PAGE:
Character and the Subjugation of Self

We humans are an interdependent lot–meaning we require cooperation with each other to survive and thrive. But, we are also in competition with one another–seeking to satisfy our own individual yearnings, sometimes at the expense of others.

The ubiquitous challenge of establishing a successful equilibrium between being true to ourselves or sacrificing portions of our individuality in order to be accepted by the group is perhaps the core defining conundrum of our species. How we resolve that puzzle determines our ability to prosper–again, both as individuals and societies. Too much “self” and we get rejected by the group, risking isolation and separation from the protections of the tribe. Too much default to the group for the sake of inclusion, and we risk losing the meaningful life and contribution that may be uniquely ours. We ransom away who we are.

If I can hurt you, I won’t. If I can help you, I will.

The tightrope that allows us to balance successfully between those two dichotomies is the element of trust. Trust is not a primary action in and of itself. It is a byproduct of behaviors that powerfully demonstrate one’s willingness to consciously forego doing things that will result in injury to another. In fact, the highest levels of trust are created when one sacrifices their own time, energy, attention, and interests for the benefit of another.

When we think of those whom we can trust, we are naturally drawn to the characteristics of their personality. We intuitively think, “That person is good–they can be trusted. They are of solid character. They have integrity.

Since we value it in others, it seems natural that we ourselves would be highly motivated to be people of character and integrity. Were it only as easy as making the decision!

A conversation between the two “me’s.”

Within the brain, there are two voices in conversation with each other. (This is certainly an oversimplification, but simplification, in this case, is what gives us the power to control the conversation–which is the daunting challenge we face.)

Located deep within the brain stem, the amygdala is the primitive or “reptilian” part of the brain. Its purpose relates to personal survival and its processes involve the very rapid evaluation of the environment to discern threats and opportunities. It is the animal within us. It thinks, feels, and acts before we can “truly” think. And, it advises us to either fight, freeze, or run away–quickly! It is a reactive engine with a primary focus on self-preservation.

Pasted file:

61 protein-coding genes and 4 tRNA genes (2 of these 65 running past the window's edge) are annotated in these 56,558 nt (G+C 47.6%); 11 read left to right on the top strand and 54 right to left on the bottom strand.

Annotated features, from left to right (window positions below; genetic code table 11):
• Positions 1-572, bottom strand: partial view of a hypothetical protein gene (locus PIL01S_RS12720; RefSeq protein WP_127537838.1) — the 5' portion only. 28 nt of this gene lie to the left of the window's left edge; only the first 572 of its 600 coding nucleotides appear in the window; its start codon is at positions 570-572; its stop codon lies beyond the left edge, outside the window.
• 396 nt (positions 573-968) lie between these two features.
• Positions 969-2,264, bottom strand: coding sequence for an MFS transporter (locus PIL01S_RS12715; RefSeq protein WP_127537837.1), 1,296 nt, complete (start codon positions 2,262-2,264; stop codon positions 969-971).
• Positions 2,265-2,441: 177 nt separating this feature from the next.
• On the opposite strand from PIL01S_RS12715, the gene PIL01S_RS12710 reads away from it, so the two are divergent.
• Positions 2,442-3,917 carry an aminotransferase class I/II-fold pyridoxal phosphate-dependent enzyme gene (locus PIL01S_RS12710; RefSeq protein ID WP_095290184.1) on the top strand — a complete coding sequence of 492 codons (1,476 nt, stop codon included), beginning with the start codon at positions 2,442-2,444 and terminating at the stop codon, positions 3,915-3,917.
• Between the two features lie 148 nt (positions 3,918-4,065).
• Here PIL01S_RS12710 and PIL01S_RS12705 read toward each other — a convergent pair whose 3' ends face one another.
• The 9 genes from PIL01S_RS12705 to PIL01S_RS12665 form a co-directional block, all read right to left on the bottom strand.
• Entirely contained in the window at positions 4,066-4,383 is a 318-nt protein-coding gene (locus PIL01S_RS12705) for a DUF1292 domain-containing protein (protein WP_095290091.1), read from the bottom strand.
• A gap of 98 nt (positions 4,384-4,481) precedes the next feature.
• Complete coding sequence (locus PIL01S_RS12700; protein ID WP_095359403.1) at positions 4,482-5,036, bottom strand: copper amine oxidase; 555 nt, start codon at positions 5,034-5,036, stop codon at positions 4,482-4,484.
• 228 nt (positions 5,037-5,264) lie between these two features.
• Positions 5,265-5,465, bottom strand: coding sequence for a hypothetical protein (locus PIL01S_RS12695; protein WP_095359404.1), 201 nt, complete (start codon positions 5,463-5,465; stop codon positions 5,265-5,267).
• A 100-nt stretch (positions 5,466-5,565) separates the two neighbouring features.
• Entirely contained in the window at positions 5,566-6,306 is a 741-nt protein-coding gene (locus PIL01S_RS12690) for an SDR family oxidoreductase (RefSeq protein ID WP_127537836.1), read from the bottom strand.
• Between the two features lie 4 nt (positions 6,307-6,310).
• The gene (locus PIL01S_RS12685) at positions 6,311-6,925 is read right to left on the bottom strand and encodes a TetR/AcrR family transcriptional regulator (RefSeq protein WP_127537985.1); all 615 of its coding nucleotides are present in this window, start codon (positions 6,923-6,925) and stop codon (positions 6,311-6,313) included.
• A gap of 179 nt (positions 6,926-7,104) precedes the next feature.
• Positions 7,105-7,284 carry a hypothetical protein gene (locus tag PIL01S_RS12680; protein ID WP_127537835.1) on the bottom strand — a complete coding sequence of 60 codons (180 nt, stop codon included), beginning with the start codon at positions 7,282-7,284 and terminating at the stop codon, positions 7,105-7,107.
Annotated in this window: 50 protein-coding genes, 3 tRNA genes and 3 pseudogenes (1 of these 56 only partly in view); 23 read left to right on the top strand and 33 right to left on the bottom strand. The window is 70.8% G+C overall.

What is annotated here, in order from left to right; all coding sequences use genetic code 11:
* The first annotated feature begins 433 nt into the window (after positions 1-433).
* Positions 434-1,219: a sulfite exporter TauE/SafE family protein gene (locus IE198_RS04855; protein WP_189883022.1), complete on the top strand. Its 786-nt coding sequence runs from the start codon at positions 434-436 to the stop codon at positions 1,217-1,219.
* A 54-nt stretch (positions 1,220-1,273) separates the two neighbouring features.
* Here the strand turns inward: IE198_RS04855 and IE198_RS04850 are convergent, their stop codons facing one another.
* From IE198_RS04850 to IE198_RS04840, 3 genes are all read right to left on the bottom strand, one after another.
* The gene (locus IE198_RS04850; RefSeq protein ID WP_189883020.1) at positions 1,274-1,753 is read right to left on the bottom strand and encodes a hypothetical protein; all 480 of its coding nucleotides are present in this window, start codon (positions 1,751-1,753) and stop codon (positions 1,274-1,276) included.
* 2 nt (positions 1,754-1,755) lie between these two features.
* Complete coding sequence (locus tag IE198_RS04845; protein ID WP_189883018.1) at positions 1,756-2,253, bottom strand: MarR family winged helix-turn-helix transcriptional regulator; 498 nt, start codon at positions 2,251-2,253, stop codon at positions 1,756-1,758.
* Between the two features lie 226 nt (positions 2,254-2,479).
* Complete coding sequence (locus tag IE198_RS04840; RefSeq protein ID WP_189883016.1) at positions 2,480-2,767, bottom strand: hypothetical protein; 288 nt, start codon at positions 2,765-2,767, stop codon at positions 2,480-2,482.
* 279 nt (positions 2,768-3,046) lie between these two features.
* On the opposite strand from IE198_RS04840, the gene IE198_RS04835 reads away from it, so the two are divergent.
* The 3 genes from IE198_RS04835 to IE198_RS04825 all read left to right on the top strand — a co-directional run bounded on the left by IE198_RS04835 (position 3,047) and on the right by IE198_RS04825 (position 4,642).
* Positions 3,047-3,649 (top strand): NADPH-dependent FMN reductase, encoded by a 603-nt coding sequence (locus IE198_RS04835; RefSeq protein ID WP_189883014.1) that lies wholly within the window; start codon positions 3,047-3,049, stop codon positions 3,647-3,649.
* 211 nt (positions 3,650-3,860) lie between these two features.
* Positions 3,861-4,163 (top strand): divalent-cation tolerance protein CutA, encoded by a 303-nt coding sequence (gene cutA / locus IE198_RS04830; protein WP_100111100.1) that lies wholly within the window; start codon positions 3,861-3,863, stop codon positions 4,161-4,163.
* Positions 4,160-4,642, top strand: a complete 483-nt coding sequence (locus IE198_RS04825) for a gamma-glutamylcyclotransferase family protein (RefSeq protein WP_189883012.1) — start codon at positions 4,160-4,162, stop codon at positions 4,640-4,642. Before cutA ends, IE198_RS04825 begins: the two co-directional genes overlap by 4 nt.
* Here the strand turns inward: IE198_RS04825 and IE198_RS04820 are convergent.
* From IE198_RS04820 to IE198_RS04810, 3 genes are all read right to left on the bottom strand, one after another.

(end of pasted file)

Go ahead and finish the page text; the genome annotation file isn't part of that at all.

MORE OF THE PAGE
The neocortex is where the “higher” processing of information happens. This is where we do a better evaluation of the situation and make decisions that have a greater potential for helping us succeed, for ourselves and for the community. It thinks in context and considers complexities, goals, and consequences.

Here’s the problem: the amygdala is a fast-draw shooter. It will always win the duel. It processes information much quicker than the neocortex and tries to scare us into a reactive response – sometimes to our detriment, including fractured relationships and exclusion from the group.

Enter the Mediator – Character

By its nature, character forces us to suppress immediate reactions in favor of smarter, more satisfying long-term outcomes–not the least of which is more solid relationships built on firm foundations of trust.

Character is formed over time through the persistent inculcation of core values, usually discerned through the combination of the external teachings and rigorous self-examination. As we experience life along with its trials and tribulations, we reflect on what the best responses are, based not solely on how we might benefit exclusively, but also on what is best for the greater good. From our insights, we build a foundation of core values that make up our character. And, through our personal determinations to act on those values, we build integrity. (Integrity comes from the same root word as “integer” which is a whole number.) When we act with integrity, we are choosing to be “whole” with our espoused values.

The cost to us is the sacrifice of our primitive selves. For many who find satisfaction and even pleasure in fixating on the dark pleasures of emotional outrage, that sacrifice may be too big a price to pay.

For those who prevail, a higher purpose awaits–a life of greater meaning and a legacy of service to others.

Yours in faith, character, and service,

Tim

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